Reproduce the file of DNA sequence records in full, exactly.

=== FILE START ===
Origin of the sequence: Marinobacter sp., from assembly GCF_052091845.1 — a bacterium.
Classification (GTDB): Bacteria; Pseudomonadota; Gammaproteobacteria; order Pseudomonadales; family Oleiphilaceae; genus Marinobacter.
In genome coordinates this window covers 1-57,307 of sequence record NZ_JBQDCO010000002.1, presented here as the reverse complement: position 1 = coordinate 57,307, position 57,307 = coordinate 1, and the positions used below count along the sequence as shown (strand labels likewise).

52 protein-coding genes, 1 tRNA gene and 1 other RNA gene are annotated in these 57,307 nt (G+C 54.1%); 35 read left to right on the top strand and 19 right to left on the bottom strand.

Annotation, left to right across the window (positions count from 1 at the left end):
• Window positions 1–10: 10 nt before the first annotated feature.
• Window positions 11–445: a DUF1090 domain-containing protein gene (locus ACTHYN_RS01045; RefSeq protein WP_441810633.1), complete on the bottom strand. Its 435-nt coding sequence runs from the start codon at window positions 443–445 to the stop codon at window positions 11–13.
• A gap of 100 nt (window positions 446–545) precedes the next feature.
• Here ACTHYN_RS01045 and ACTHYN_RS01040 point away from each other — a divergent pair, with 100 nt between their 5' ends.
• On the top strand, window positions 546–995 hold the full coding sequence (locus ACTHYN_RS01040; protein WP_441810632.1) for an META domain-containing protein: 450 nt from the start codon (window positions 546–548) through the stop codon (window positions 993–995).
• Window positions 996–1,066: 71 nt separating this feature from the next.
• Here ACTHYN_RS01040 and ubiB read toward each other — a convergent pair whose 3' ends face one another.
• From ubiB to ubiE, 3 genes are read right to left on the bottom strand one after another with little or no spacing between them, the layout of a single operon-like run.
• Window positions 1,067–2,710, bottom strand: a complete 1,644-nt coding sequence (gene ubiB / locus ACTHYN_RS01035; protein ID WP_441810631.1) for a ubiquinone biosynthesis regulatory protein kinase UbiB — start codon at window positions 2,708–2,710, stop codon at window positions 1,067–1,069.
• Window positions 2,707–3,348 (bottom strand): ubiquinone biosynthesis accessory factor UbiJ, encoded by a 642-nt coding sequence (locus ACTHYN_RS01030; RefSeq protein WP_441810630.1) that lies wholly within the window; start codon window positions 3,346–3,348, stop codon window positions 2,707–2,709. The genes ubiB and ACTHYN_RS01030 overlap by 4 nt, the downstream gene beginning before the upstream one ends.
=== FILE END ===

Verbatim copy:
Origin of the sequence: Marinobacter sp., from assembly GCF_052091845.1 — a bacterium.
Classification (GTDB): Bacteria; Pseudomonadota; Gammaproteobacteria; order Pseudomonadales; family Oleiphilaceae; genus Marinobacter.
In genome coordinates this window covers 1-57,307 of sequence record NZ_JBQDCO010000002.1, presented here as the reverse complement: position 1 = coordinate 57,307, position 57,307 = coordinate 1, and the positions used below count along the sequence as shown (strand labels likewise).

52 protein-coding genes, 1 tRNA gene and 1 other RNA gene are annotated in these 57,307 nt (G+C 54.1%); 35 read left to right on the top strand and 19 right to left on the bottom strand.

Annotation, left to right across the window (positions count from 1 at the left end):
• Window positions 1–10: 10 nt before the first annotated feature.
• Window positions 11–445: a DUF1090 domain-containing protein gene (locus ACTHYN_RS01045; RefSeq protein WP_441810633.1), complete on the bottom strand. Its 435-nt coding sequence runs from the start codon at window positions 443–445 to the stop codon at window positions 11–13.
• A gap of 100 nt (window positions 446–545) precedes the next feature.
• Here ACTHYN_RS01045 and ACTHYN_RS01040 point away from each other — a divergent pair, with 100 nt between their 5' ends.
• On the top strand, window positions 546–995 hold the full coding sequence (locus ACTHYN_RS01040; protein WP_441810632.1) for an META domain-containing protein: 450 nt from the start codon (window positions 546–548) through the stop codon (window positions 993–995).
• Window positions 996–1,066: 71 nt separating this feature from the next.
• Here ACTHYN_RS01040 and ubiB read toward each other — a convergent pair whose 3' ends face one another.
• From ubiB to ubiE, 3 genes are read right to left on the bottom strand one after another with little or no spacing between them, the layout of a single operon-like run.
• Window positions 1,067–2,710, bottom strand: a complete 1,644-nt coding sequence (gene ubiB / locus ACTHYN_RS01035; protein ID WP_441810631.1) for a ubiquinone biosynthesis regulatory protein kinase UbiB — start codon at window positions 2,708–2,710, stop codon at window positions 1,067–1,069.
• Window positions 2,707–3,348 (bottom strand): ubiquinone biosynthesis accessory factor UbiJ, encoded by a 642-nt coding sequence (locus ACTHYN_RS01030; RefSeq protein WP_441810630.1) that lies wholly within the window; start codon window positions 3,346–3,348, stop codon window positions 2,707–2,709. The genes ubiB and ACTHYN_RS01030 overlap by 4 nt, the downstream gene beginning before the upstream one ends.